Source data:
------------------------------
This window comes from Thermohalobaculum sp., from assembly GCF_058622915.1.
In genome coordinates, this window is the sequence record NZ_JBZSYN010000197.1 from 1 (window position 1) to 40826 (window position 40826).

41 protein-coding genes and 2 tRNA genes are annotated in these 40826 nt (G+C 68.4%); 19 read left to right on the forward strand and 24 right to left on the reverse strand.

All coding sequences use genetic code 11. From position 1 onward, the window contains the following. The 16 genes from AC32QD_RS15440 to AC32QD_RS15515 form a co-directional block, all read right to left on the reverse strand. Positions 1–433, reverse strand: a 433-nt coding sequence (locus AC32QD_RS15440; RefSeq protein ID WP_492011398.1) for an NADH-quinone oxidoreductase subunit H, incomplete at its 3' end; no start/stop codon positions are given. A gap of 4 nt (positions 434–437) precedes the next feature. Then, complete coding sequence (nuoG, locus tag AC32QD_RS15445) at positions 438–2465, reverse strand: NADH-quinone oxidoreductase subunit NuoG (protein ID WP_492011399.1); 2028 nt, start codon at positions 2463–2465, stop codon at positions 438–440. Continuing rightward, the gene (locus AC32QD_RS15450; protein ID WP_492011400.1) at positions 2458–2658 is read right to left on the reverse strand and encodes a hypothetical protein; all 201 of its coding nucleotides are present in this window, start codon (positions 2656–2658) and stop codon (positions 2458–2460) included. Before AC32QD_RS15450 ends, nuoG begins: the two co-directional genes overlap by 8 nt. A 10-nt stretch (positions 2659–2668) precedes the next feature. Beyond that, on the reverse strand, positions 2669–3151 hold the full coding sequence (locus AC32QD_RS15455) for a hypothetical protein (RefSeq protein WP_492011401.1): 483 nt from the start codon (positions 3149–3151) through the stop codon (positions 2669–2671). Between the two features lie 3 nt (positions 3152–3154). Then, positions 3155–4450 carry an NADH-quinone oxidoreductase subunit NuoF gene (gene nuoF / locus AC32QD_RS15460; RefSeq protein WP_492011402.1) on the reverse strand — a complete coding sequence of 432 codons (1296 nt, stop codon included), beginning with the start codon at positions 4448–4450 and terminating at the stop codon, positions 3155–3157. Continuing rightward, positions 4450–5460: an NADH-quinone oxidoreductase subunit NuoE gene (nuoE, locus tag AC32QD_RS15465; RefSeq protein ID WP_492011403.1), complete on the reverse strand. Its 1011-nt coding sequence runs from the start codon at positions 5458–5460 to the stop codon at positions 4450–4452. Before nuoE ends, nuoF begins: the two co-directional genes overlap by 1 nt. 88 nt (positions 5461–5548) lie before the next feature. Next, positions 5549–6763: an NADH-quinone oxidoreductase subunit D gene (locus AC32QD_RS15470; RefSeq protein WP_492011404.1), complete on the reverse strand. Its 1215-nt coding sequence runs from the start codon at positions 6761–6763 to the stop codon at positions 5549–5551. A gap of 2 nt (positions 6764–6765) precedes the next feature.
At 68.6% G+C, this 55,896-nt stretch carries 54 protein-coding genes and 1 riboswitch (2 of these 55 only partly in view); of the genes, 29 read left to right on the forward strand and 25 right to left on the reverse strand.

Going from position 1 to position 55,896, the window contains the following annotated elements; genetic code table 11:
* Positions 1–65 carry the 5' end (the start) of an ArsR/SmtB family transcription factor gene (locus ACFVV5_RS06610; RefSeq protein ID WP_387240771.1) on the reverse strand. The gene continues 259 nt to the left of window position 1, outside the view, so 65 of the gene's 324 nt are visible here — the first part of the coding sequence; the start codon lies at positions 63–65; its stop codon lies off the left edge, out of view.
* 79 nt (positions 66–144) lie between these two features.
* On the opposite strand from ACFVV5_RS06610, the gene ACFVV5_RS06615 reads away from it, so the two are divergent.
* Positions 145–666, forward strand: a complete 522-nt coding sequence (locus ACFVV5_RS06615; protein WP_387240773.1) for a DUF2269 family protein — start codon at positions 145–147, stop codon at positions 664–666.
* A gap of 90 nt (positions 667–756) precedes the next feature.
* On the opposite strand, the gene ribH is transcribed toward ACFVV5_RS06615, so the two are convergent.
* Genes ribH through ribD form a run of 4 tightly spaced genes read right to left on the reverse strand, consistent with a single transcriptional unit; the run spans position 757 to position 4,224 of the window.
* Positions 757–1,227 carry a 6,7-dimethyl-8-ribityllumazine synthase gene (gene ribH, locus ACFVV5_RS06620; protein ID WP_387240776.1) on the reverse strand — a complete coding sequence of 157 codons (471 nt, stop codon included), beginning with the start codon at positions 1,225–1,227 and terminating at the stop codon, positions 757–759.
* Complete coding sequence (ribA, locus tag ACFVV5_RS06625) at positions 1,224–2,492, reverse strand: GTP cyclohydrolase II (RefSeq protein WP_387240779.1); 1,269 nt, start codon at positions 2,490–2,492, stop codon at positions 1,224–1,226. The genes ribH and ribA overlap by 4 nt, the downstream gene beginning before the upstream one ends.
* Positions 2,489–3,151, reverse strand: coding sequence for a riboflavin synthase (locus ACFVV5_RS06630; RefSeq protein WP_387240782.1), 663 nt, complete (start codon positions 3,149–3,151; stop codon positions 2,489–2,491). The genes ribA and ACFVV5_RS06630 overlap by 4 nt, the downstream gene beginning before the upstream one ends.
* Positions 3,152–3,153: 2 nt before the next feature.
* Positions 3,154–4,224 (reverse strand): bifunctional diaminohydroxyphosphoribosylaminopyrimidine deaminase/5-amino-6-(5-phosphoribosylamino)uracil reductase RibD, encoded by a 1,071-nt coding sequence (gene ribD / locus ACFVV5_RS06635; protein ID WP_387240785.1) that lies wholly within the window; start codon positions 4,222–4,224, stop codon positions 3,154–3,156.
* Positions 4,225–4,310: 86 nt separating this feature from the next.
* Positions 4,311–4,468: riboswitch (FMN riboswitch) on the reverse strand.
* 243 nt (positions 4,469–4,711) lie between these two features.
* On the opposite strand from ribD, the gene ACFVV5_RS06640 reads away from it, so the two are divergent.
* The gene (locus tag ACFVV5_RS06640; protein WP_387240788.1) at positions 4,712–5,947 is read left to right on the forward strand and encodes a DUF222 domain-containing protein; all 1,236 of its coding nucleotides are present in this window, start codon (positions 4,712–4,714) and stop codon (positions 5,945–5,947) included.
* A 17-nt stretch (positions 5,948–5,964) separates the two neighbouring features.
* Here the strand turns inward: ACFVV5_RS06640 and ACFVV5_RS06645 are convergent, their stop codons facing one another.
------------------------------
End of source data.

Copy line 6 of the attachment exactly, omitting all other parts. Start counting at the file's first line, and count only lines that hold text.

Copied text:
Going from position 1 to position 55,896, the window contains the following annotated elements; genetic code table 11: